that those who create an expression of art or culture or creativity
should be protected from those who would take that expression (be it a
song, a book, a drawing or later a movie or computer program) and
represent it for their own and copy it (and sell it) for gain. In return
for this "Copy Right", the rest of the population was given compensation
in the form of a guarantee that this right was not "forever" (was
initially 14 years with potential for extension by another 14 years) and
that regardless of this overall Copyright, the public could comment on
(fair dealing) and participate in the subsequent re-sale of a copy if
they initially purchased one (first sale doctrine.)
That policy seems to have been deemed a "good
thing" by subsequent governments and has been adopted in some form or
other by all. The social contract, now enshrined in laws of the land,
struck a balance between the right of a creator to benefit from their
creation and the benefits to the general population of wider distribution
of the works because of this.
At that time, creating a copy was not easy.
Large-scale printing and publishing firms didn't exist and distribution
was by horse-drawn wagon. Special businesses called publishing houses did
most of the heavy lifting and paid the original creators a royalty.
Today's Digital Environment
Today, we have digital reproduction means on most
computers that rival the abilities of facilities costing millions of
dollars in decades past. This has the publishers up in arms over the
potential (and in some cases real) loss of the need for their business.
Today we also have the means for a Copyright holder
(or publisher) to prohibit fair dealing (abstraction of a portion of a
work in order to critique it or comment on it or even aid yourself or
others in deciding to purchase a copy) view the work (read a book or
article) after a particular period, or even re-sell the legally purchased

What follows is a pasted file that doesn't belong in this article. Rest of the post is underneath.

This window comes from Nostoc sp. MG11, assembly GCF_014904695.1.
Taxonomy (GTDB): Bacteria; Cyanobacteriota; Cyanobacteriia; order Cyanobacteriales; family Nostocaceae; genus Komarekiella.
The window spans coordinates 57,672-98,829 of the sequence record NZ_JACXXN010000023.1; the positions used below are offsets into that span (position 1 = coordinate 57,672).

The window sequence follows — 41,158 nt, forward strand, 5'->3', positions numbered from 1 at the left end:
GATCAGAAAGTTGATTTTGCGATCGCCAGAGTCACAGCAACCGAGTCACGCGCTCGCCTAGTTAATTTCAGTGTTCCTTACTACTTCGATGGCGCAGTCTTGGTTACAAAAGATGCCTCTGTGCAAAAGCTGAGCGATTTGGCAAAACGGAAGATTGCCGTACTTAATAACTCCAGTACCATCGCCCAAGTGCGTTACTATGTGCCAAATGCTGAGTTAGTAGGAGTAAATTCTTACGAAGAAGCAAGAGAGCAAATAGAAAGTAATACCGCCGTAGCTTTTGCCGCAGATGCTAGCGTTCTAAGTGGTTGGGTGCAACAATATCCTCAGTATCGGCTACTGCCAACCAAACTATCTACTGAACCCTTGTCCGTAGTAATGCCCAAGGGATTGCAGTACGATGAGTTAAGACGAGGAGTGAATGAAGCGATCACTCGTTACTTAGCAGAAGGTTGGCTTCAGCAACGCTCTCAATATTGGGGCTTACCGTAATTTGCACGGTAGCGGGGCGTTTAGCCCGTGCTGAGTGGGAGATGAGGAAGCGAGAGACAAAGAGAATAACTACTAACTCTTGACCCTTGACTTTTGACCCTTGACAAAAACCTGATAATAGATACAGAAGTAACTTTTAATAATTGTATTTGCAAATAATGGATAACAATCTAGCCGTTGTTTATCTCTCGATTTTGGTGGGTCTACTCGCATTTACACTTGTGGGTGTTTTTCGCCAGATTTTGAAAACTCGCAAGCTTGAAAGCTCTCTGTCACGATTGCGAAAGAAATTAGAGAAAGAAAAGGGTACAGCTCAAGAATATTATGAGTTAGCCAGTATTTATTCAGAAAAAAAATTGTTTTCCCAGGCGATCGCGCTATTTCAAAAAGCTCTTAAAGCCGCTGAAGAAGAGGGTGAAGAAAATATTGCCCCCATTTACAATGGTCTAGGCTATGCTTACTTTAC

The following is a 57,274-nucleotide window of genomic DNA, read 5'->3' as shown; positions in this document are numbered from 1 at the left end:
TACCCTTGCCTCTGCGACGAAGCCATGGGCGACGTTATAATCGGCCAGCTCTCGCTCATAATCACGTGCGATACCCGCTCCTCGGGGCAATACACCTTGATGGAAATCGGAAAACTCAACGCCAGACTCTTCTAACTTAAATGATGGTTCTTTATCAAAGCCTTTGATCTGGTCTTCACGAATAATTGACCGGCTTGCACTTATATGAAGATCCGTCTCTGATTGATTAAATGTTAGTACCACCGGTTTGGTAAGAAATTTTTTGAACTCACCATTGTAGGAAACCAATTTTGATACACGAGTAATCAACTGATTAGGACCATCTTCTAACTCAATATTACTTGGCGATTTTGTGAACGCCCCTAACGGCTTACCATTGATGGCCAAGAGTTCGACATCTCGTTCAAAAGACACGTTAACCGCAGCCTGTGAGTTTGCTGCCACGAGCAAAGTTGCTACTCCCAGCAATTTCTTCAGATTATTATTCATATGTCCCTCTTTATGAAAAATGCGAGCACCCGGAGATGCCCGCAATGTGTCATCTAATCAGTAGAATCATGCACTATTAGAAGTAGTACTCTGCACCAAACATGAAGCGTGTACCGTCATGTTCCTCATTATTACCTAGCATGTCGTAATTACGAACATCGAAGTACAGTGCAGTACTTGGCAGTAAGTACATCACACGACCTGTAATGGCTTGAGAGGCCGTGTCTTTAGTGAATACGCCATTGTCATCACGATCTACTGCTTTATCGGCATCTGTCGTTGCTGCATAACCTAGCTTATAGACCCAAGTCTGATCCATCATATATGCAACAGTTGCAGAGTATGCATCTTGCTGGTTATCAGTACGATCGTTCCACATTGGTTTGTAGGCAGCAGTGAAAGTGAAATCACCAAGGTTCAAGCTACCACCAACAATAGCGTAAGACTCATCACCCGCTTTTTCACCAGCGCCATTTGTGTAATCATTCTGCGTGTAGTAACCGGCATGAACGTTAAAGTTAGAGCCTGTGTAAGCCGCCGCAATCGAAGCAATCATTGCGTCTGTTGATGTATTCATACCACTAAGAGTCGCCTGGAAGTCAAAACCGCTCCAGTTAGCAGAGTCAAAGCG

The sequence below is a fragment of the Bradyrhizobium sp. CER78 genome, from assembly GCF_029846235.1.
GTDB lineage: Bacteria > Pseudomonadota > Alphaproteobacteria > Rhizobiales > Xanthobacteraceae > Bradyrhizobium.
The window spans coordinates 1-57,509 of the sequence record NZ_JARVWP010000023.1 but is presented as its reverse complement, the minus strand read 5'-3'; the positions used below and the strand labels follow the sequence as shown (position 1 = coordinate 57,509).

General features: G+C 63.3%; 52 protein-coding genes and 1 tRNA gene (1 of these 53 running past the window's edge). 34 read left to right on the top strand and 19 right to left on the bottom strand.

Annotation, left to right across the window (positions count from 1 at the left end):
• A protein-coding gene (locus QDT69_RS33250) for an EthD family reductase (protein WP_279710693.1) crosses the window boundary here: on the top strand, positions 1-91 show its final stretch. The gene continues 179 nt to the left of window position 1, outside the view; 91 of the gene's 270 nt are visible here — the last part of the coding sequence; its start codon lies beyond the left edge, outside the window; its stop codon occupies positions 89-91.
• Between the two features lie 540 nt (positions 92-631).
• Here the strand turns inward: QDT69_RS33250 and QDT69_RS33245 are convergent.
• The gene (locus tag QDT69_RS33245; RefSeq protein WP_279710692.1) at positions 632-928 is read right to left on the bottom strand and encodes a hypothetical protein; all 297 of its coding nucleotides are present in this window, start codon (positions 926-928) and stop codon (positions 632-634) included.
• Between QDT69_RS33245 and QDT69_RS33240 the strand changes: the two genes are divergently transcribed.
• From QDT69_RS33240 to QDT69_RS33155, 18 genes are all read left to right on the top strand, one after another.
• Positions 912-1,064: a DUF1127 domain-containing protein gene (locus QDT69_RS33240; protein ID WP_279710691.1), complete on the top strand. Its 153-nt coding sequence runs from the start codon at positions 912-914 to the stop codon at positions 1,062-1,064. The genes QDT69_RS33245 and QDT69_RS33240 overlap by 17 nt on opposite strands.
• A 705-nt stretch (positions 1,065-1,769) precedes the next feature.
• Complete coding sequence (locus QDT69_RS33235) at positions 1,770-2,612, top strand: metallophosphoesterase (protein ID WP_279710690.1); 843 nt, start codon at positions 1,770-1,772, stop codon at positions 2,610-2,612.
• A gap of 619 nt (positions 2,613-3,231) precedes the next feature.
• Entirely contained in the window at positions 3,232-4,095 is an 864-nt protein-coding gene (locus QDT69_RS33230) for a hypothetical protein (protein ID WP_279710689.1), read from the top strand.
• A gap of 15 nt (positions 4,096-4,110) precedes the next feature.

copy of the work.
In my mind, putting a work out in such a fashion is
not "publishing" in the sense that the Copyright Act of Canada defines it
or the Parliament of Canada intended it. It is more akin to disseminating
a trade secret.
|2.2 (1) For the purposes of this Act, "publication"
(a) in relation to works,
(i) making copies of a work available to the public,
(ii) the construction of an architectural work, and
(iii) the incorporation of an artistic work into an architectural
(b) in relation to sound recordings, making copies of a sound
recording available to the public,
but does not include
(c) the performance in public, or the communication to the public by
telecommunication, of a literary, dramatic, musical or artistic work
or a sound recording, or
(d) the exhibition in public of an artistic work.
Hmmm... seems to me that a work with digital rights
management attached to it is not "made available to the public" - it is
made available to those who accede to the management infrastructure and
any other agreements the artist or their agents (in this case you can't
call them publishers) have tied to the work.
During my (ongoing) participation in the
Blank Media Levy,
I asked if there was any license attached to the sale of a music CD;
whether there were any restrictions placed (other than in the Copyright
law) on what could be done with that CD once it had been purchased. The
answer was no, there was no other license. This means to me that the work
had been published since the rights were solely those granted by the
Copyright Act with no changes.
If "publishing" (in the context of when the
copyright act takes effect for a work) were taken (by the courts for
instance) to be defined only as that done without any rights management
or extra contractual ties (End User License such as found in software
purchases), then all works not so published would then become trade
secrets (or something to that effect) and would lose (or never gain) the
protection of the government via the copyright act; meaning the
owners/publishers would have to go after civil damages for individual
The consequences to the "rights holders" might be
interesting. One consequence would be that they'd have to do their own
enforcing instead of getting the government to help them.
This in fact might be the exact balancing necessary
for the public's acceptance of DRM. "Restrict the public's rights to
your work and you lose the public's protection."
I'm interested in your thoughts as this is an
ongoing debate in many circles. You can of course contact me at